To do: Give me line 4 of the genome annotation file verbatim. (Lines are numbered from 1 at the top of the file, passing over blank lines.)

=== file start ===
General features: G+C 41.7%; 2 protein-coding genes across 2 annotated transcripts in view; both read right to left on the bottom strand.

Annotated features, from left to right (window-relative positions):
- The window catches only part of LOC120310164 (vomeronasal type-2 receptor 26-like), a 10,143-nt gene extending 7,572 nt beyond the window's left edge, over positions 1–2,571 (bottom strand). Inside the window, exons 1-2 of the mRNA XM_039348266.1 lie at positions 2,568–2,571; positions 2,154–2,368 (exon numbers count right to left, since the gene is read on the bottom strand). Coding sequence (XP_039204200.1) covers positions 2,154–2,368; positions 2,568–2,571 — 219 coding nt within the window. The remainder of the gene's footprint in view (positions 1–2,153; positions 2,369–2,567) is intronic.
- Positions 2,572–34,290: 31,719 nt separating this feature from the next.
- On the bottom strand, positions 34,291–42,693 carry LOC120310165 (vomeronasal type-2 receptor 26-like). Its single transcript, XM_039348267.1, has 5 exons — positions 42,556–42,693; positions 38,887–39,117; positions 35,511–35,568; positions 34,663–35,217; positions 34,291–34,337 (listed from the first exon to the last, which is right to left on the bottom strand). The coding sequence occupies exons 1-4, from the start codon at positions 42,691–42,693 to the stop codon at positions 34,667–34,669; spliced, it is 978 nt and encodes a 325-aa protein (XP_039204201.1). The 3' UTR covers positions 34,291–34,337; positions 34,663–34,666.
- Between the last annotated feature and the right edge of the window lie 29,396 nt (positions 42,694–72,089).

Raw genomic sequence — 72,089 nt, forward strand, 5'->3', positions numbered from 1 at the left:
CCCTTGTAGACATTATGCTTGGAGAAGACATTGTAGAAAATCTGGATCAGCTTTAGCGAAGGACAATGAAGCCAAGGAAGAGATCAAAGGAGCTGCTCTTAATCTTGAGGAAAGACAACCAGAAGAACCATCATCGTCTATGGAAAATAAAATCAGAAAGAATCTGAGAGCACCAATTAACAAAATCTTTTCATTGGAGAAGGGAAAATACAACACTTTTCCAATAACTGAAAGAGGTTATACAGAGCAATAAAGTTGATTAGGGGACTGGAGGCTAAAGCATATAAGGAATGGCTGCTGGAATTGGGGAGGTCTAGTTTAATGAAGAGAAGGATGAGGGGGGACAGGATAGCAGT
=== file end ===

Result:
- Positions 2,572–34,290: 31,719 nt separating this feature from the next.